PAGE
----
So I'm honored to be a role model for other Latinas and women, but at the same time, I always encourage people to do you and do you well. Don't try to be anybody else, because that's what I do. I do me. I'm not trying to impress anybody. I'm not trying to please my pastor at church. I'm not trying to even please my mom, to be honest. I'm just living my most authentic true self, and it's really just me and God and my husband now. Where I'm comfortable in that is how I move forward.
Have you noticed that women have been more accepted in comedy from when you first started, or is it still just as difficult?
Both. We've grown so much and there are so many more female comedians today than there were even 5 years ago or 10 years ago. With all these new forms of media -- Instagram, Twitter, Facebook -- anyone can create their own content. You have Melissa Villasenor who was just doing YouTube videos, and now she's a cast member on Saturday Night Live. That's amazing! So we would be lying if we said there was still no opportunity for women, but it's still a challenge. Comedy is still a guy's world. There are still biases. If you're walking past a comedy club on a date night, and you're like, "Let's go see a show," and you see a guy's name on the marquee, most people would stop if they had the time and the money. But if they see a woman's name they've never heard of, they're probably going to check their phone to see what movies are playing in the area before they actually take that risk, so we definitely are not equal by any means. I mean, my friend, Iliza [Shlesinger], just posted on her Instagram the other day... pictures of the people who were headlining for the next couple of months [at the Improv], and she was the only girl.
Before you got into acting, you were an NFL cheerleader for the Oakland Raiders. What has it been like for you to see the NFL protests?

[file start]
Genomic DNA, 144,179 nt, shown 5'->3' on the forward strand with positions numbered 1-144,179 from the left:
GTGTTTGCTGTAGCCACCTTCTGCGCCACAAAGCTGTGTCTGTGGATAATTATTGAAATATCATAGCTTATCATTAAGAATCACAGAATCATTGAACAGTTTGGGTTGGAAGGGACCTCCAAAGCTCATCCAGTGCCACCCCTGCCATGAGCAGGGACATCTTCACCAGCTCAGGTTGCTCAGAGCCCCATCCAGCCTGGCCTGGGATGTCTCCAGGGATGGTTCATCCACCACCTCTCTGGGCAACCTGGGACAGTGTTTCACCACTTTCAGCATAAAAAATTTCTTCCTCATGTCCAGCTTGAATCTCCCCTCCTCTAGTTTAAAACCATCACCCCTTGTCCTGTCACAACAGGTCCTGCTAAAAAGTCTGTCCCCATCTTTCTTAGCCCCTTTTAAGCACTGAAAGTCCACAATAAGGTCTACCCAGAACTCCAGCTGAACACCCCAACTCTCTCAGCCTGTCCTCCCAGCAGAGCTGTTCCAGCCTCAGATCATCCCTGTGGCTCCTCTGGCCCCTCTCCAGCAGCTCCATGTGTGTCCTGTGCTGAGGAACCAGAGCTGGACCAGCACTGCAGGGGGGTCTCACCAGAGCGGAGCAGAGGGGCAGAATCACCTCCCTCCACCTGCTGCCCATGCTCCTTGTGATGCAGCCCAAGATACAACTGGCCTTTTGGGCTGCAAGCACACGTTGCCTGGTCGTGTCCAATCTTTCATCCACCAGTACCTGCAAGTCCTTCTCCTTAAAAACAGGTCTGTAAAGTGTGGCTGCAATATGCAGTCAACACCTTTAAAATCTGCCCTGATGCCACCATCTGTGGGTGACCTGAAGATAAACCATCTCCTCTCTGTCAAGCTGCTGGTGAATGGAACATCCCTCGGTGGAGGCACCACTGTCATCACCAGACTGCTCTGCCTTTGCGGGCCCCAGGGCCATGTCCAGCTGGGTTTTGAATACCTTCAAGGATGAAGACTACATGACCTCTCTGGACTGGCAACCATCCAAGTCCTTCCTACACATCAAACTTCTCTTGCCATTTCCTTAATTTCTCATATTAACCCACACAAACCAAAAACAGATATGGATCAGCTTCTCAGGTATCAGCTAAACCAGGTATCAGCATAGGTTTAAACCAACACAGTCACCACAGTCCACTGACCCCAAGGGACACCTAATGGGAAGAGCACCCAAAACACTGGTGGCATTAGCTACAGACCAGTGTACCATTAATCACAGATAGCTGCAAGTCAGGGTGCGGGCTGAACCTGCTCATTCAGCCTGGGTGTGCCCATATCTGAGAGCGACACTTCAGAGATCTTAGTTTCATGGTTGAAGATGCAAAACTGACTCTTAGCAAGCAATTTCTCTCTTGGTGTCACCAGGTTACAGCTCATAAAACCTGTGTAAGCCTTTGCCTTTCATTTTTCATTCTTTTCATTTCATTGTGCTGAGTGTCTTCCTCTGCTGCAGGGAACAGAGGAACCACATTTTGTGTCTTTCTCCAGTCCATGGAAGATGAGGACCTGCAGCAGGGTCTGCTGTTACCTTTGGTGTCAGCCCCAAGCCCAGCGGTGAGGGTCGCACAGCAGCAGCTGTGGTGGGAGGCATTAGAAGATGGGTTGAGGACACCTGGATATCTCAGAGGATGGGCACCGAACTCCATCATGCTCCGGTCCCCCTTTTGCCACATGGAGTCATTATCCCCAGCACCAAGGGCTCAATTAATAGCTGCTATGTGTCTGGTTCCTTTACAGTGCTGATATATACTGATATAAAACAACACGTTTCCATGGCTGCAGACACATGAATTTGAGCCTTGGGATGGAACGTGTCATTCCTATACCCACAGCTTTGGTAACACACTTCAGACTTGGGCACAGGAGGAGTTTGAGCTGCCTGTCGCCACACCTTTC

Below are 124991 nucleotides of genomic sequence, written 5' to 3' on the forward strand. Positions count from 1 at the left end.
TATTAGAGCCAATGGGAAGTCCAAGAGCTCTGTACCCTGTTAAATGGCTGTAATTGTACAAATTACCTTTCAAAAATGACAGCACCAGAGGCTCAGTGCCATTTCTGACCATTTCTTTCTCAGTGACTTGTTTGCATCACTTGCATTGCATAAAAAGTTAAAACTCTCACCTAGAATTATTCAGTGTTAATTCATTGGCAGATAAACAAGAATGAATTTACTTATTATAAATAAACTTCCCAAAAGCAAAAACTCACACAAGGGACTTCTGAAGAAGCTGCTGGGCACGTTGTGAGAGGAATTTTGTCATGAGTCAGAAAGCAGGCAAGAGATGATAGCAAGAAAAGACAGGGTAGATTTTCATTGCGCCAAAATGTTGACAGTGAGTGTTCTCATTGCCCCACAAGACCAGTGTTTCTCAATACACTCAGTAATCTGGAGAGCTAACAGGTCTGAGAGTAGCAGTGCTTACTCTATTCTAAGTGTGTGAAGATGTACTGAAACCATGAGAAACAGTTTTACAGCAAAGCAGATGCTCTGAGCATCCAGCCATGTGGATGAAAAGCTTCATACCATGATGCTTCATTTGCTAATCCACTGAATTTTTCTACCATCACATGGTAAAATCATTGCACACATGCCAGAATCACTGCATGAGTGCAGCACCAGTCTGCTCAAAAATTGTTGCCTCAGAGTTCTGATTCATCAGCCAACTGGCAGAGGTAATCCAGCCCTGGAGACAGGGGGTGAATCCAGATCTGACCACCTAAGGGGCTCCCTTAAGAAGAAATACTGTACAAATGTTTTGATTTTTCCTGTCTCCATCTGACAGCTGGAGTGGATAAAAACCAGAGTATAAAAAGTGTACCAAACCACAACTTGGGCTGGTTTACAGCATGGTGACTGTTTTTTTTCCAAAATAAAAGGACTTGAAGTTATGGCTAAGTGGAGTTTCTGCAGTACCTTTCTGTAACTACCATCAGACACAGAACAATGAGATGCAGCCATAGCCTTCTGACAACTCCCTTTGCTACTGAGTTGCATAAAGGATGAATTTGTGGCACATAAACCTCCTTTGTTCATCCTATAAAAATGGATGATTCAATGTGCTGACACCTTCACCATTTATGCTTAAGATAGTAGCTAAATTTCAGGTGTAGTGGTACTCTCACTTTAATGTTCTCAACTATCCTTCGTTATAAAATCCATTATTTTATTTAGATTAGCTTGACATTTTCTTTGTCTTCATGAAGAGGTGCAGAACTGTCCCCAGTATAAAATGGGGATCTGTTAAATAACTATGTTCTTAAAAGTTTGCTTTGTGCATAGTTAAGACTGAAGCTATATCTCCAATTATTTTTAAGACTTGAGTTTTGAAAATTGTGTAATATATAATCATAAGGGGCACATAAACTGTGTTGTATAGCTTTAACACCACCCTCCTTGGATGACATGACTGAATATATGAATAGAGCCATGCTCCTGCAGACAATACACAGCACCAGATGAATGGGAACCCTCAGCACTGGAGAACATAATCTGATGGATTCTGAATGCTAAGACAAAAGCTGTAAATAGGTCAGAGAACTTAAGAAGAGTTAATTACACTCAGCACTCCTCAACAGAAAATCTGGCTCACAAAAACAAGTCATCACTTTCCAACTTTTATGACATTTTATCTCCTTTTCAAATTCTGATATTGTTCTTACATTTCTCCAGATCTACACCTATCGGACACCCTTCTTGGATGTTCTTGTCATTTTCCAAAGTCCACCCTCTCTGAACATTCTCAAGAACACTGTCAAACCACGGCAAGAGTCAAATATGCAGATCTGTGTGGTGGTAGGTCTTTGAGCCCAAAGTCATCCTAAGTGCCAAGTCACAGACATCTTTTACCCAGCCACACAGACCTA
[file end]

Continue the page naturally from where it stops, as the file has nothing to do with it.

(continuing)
I support Colin Kaepernick and anybody who is peacefully protesting and their decision to do so. I support what they're protesting, and I stand -- or rather kneel -- right there with them. They're standing up to injustices in this country, and that's what it's about. It's not about a flag. It's not about our military. It's not about any of those things that people have made it into. It's [the players'] way of saying there's injustice in this country and racism, and we need to stop it. So whether it's kneeling during the national anthem or marching down the street, that's the way that they've chosen to protest. They're on the field, and that makes sense to me.
Do you miss your cheerleading days?
Sometimes I do. I love performing. I loved that time, but I'm grateful to be pursuing my dream. Acting is my dream. That's why I even tried out to be a cheerleader in the first place, If I'm being 100 percent honest. I wanted to be an actress, but I didn't know anything about how to be one. I had a friend that was living in L.A., and she said, "If you move here, I'll help show you the ropes and help you get started." At that same time, I had another friend tell me she was a cheerleader for the Oakland Raiders and their auditions were coming up and that I should totally go try out. I was like, "No, that's not really my thing," but then I said, you know what, I'm going to use this as my sign if I'm supposed to pursue the entertainment industry or not. If I make the squad, I'll do it for one year, and I'll move to Hollywood and I'll try to be an actress, and if I don't make the squad, then I'll just have to figure out something out and I'll know this wasn't meant for me. I made the squad, we went to the Super Bowl that year . I came home from the Super Bowl, packed up my room into my station wagon, and the very next weekend I drove to L.A. I've now been a Los Angeleno for 14 years.
That's really inspirational! Are there other fellow comedians you're excited to watch these days?
I'm really excited for all the fall shows that are about to come out, like Designated Survivor. My friend Nicholas Gonzalez is on a new show called The Good Doctor. I watched that and it was awesome. I'm looking forward to seeing all the shows that I auditioned for and did not book. [laughs]. And Instagram stories! I'm all about Busy Philipp's Instagram story and Angelique Cabral's from Life in Pieces. She just had a baby and she stories like everything about her life, and she's hilarious. She's storying while she's breastfeeding and in the middle of the night, and she's complaining about her neighbors that are really loud. It's really funny.
Anjelah Johnson's new one-hour special, Mahalo and Goodnight, premieres Friday, Sept. 29 at 10 p.m. ET/PT on EPIX.
For more fall TV shows to tune into this fall, watch the video below.